Blog | August 25, 2016 | Faran Mahmood

Imagine a democracy where party leaders’ larger-than-life personality dwarfs the party itself, and where candidates are elected solely on the basis of their political or personal affiliation – regardless of their knowledge of issues, answers to questions during televised debates and their political experience.

Imagine a country where voters have no idea about their party’s election manifesto, and where those who do ask questions are left with little clue as to what the party’s actual plan of action really is.

This is Pakistan, the world’s fifth-largest democracy. For as long as I can remember, information asymmetry has been rife, and performance data on how those who hold public office is simply not there… Or at least wasn’t until very recently, when we have seen accountability move to the top of the public agenda.

Making informed participation part of the democratic process

The millennial generation is not only challenging political orthodoxy in Pakistan, but is also looking for a more structured platform to participate in the electoral process: one where people have a right to know before they vote.

Talking to Eshan, a college senior in Peshawar (KPK Province), he told me that the elected representative of his constituency was arrested on corruption charges.

Had I known even a little bit about the representative’s past, I may have voted differently. - Eshan

Another resident of Peshawar, Fatima, a 20 year old girl, says that the Right to Information Act - which enables people to know more about what their government representatives have done on their behalf – is only the letter of the law, and not really acted on. But, even on paper, she feels it is not addressed comprehensively.

This is when the project TrackReps was initiated.

The team aims to address this information ‘gap’ and to get Generation-Y and Millennials, who are uniquely placed to leverage freedom of information laws and ideas that prioritise online open data, to talk about politics in general, and electoral accountability in particular.

New generation = new political platforms?

TrackReps conducted a scoping study to learn more about how Millennials in Pakistan are getting involved in politics. Interviewing 44 people from the target group, the study confirmed that they are not only passionate about voting during elections, but that they want to get engaged between election times, and are actively seeking ways to do so.

So the burning question was: what could be the right medium for TrackReps?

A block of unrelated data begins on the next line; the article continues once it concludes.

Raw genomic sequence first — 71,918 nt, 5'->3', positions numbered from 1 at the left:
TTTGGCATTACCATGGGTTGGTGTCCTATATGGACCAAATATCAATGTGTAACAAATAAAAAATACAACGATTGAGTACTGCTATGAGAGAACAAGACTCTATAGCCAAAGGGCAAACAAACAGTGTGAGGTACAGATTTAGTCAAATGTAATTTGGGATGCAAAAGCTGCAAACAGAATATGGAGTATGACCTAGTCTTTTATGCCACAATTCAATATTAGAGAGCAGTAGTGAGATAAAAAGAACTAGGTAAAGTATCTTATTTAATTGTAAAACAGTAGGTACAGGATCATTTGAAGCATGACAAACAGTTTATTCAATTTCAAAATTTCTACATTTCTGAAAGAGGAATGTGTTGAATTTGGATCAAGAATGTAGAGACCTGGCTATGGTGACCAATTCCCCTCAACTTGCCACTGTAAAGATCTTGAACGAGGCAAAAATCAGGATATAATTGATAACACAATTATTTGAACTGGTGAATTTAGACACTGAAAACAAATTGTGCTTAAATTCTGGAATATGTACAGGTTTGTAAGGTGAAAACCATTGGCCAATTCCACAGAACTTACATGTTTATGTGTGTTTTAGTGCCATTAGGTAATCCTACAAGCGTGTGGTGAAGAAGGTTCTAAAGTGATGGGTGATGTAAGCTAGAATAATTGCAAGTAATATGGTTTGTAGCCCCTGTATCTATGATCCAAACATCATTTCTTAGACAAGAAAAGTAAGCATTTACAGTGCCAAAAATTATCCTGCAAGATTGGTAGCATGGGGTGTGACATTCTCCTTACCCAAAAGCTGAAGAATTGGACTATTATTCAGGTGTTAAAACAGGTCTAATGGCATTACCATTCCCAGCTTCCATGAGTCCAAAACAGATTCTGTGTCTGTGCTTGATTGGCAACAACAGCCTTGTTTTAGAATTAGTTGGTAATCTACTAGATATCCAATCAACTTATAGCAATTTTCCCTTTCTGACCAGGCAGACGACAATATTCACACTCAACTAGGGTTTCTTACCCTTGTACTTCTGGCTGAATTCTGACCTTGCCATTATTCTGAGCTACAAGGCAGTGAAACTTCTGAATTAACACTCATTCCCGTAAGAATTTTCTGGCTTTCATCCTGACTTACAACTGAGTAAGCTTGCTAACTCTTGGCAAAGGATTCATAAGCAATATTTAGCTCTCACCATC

With more than 50% of Pakistan’s population comprising of youth and the majority of smart phone users (35 million) belonging to the 18 to 40 age bracket, a smart-phone application seems to be just the right medium for this group.

According to a survey, getting a smart phone is on the top of a Millennial’s wish list and those who do own one are seen glued to their phones round the clock. So we thought why not leverage this ‘smart phone mania’ and rollout a political accountability and advocacy application on android platform. It won’t reach everyone – we know this – but we want to see whether we can capitalise on a growing trend, and help support this new movement in youth democracy.

‘What gets monitored, gets managed...’

With a motto of ‘democracy in action’ we are providing people a way of putting finger on the pulse that shows how their elected representatives are performing – against what they originally promised when they campaigned for office.

The application aims to make all the data of public representatives, including their legislative performance, just a tap or click away. It’s the first of many steps in making sure we can monitor and then manage how government is performing for us ordinary people.

And we’re not the only ones trying to monitor and manage this – government is too.

What we have learnt from this ongoing exercise is government is also very interested in public opinion on what has been promised vs what has been delivered: of course they are, it’s their ticket to re-election. So, there are potential partnerships to be formed.

We found that contacting civil servants and politicians before the launch of an accountability campaign makes it much easier to get their buy-in and to acquire relevant data. However the challenge remains in bolstering capacity of existing accountability institutions through new relationships, and building a contextualised system of values relevant to both government and citizens. There is also a need to establish formal mechanisms in order to foster a digital culture that leads to greater transparency in electoral affairs.

This is by no means an easy task, albeit not an impossible one, and it’s useful to note - Generation-Y and Millennials aren’t just citizens, they’re government too. And they’re becoming more frequent in senior roles.

Perhaps this really is the time where tech4gov really is possible in Pakistan.


DNA India. 2013. iPhone 'most desired' item on US teens' holiday wish-list: Survey

Express Tribune. 2015. K-P minister, nine others arrested over corruption charges. 

TrackReps team 2015, Stakeholder feedback diagnostics report 2015 (an internal study for preparing concept note)

About the author

Faran Mahmood works for the Track Reps project